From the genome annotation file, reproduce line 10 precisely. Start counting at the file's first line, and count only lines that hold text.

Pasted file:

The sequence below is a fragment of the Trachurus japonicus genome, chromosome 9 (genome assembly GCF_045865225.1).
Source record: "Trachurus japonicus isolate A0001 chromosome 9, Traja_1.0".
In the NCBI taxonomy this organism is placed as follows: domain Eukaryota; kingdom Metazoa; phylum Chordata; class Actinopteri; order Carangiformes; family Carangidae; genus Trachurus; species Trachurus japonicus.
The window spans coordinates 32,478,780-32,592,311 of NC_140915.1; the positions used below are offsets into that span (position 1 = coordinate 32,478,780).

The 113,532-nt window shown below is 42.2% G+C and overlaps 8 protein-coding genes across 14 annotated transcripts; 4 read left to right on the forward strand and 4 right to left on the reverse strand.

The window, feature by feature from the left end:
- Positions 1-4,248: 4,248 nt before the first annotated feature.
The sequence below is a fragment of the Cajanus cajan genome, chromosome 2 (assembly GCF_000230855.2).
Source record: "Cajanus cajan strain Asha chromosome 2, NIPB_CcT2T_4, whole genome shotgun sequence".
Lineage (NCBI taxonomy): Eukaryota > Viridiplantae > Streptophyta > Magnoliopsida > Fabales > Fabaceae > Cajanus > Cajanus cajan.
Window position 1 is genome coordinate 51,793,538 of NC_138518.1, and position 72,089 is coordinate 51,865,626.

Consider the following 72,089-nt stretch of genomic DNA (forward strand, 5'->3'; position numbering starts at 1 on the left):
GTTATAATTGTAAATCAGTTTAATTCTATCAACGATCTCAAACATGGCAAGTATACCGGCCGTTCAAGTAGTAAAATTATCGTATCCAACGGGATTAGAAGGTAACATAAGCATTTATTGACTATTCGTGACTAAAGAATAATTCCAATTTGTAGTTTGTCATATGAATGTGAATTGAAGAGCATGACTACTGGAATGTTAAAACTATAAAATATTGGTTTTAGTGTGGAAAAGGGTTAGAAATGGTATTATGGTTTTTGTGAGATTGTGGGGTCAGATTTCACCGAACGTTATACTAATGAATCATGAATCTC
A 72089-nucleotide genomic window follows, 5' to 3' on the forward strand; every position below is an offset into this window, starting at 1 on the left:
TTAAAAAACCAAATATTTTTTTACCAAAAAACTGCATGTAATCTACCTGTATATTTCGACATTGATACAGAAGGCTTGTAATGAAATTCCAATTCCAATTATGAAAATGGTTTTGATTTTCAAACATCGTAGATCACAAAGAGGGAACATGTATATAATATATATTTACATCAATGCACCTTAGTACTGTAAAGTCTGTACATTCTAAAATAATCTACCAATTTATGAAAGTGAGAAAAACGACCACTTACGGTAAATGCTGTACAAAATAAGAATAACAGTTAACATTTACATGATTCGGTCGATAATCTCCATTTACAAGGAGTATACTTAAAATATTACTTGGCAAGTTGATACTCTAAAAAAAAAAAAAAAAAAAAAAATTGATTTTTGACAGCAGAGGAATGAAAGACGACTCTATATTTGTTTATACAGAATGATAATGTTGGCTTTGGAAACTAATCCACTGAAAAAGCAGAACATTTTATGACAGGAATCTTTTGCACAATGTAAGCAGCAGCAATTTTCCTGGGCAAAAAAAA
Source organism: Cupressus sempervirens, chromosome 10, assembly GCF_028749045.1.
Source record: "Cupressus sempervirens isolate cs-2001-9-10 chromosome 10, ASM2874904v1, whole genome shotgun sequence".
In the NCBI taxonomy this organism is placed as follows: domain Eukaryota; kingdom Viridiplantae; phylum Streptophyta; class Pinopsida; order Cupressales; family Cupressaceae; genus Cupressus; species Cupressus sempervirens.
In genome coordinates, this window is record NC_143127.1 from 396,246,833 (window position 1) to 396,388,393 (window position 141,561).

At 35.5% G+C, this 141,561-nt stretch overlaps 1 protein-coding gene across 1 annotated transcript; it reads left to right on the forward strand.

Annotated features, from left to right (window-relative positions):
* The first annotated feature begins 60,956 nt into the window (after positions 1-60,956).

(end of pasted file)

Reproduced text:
Lineage (NCBI taxonomy): Eukaryota > Viridiplantae > Streptophyta > Magnoliopsida > Fabales > Fabaceae > Cajanus > Cajanus cajan.